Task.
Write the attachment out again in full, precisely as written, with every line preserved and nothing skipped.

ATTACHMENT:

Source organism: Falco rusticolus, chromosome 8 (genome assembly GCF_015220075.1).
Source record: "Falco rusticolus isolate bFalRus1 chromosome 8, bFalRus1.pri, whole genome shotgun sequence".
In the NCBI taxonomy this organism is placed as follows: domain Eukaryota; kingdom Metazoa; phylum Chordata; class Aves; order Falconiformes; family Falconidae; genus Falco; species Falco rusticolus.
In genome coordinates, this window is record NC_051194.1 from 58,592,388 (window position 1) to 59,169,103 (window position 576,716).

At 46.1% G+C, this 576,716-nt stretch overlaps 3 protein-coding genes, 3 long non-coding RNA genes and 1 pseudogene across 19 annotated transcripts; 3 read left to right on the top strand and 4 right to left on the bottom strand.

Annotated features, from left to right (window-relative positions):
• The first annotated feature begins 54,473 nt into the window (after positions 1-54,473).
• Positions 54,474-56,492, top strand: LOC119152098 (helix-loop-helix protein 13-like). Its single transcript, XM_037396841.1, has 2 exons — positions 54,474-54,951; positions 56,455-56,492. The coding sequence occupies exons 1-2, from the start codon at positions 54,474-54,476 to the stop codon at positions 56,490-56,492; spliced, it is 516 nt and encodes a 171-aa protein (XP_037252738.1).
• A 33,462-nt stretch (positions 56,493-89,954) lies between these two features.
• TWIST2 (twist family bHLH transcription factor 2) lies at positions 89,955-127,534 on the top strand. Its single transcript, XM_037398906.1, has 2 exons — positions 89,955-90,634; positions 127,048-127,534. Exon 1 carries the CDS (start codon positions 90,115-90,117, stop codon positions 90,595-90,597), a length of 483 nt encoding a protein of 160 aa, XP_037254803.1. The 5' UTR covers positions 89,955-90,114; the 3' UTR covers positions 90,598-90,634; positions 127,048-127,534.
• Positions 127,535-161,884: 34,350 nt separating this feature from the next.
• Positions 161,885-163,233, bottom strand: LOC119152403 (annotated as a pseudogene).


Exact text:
Source organism: Falco rusticolus, chromosome 8 (genome assembly GCF_015220075.1).
Source record: "Falco rusticolus isolate bFalRus1 chromosome 8, bFalRus1.pri, whole genome shotgun sequence".
In the NCBI taxonomy this organism is placed as follows: domain Eukaryota; kingdom Metazoa; phylum Chordata; class Aves; order Falconiformes; family Falconidae; genus Falco; species Falco rusticolus.
In genome coordinates, this window is record NC_051194.1 from 58,592,388 (window position 1) to 59,169,103 (window position 576,716).

At 46.1% G+C, this 576,716-nt stretch overlaps 3 protein-coding genes, 3 long non-coding RNA genes and 1 pseudogene across 19 annotated transcripts; 3 read left to right on the top strand and 4 right to left on the bottom strand.

Annotated features, from left to right (window-relative positions):
• The first annotated feature begins 54,473 nt into the window (after positions 1-54,473).
• Positions 54,474-56,492, top strand: LOC119152098 (helix-loop-helix protein 13-like). Its single transcript, XM_037396841.1, has 2 exons — positions 54,474-54,951; positions 56,455-56,492. The coding sequence occupies exons 1-2, from the start codon at positions 54,474-54,476 to the stop codon at positions 56,490-56,492; spliced, it is 516 nt and encodes a 171-aa protein (XP_037252738.1).
• A 33,462-nt stretch (positions 56,493-89,954) lies between these two features.
• TWIST2 (twist family bHLH transcription factor 2) lies at positions 89,955-127,534 on the top strand. Its single transcript, XM_037398906.1, has 2 exons — positions 89,955-90,634; positions 127,048-127,534. Exon 1 carries the CDS (start codon positions 90,115-90,117, stop codon positions 90,595-90,597), a length of 483 nt encoding a protein of 160 aa, XP_037254803.1. The 5' UTR covers positions 89,955-90,114; the 3' UTR covers positions 90,598-90,634; positions 127,048-127,534.
• Positions 127,535-161,884: 34,350 nt separating this feature from the next.
• Positions 161,885-163,233, bottom strand: LOC119152403 (annotated as a pseudogene).